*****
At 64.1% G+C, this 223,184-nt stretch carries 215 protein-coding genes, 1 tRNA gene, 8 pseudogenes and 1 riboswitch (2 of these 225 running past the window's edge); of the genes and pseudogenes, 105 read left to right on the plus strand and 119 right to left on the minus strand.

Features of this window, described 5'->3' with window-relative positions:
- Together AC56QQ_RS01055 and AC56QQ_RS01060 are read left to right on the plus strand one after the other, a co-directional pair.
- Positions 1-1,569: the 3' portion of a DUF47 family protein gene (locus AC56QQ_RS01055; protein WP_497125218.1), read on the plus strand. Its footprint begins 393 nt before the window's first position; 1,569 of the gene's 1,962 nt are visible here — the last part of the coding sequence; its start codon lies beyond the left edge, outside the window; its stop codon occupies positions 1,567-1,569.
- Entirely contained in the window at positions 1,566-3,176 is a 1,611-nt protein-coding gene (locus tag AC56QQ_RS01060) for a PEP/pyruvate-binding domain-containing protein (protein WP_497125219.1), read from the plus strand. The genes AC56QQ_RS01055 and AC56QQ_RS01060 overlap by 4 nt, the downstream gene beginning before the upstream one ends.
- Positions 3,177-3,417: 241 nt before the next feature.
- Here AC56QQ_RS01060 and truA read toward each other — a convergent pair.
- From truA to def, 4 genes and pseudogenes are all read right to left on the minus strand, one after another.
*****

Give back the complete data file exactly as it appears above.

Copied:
At 64.1% G+C, this 223,184-nt stretch carries 215 protein-coding genes, 1 tRNA gene, 8 pseudogenes and 1 riboswitch (2 of these 225 running past the window's edge); of the genes and pseudogenes, 105 read left to right on the plus strand and 119 right to left on the minus strand.

Features of this window, described 5'->3' with window-relative positions:
- Together AC56QQ_RS01055 and AC56QQ_RS01060 are read left to right on the plus strand one after the other, a co-directional pair.
- Positions 1-1,569: the 3' portion of a DUF47 family protein gene (locus AC56QQ_RS01055; protein WP_497125218.1), read on the plus strand. Its footprint begins 393 nt before the window's first position; 1,569 of the gene's 1,962 nt are visible here — the last part of the coding sequence; its start codon lies beyond the left edge, outside the window; its stop codon occupies positions 1,567-1,569.
- Entirely contained in the window at positions 1,566-3,176 is a 1,611-nt protein-coding gene (locus tag AC56QQ_RS01060) for a PEP/pyruvate-binding domain-containing protein (protein WP_497125219.1), read from the plus strand. The genes AC56QQ_RS01055 and AC56QQ_RS01060 overlap by 4 nt, the downstream gene beginning before the upstream one ends.
- Positions 3,177-3,417: 241 nt before the next feature.
- Here AC56QQ_RS01060 and truA read toward each other — a convergent pair.
- From truA to def, 4 genes and pseudogenes are all read right to left on the minus strand, one after another.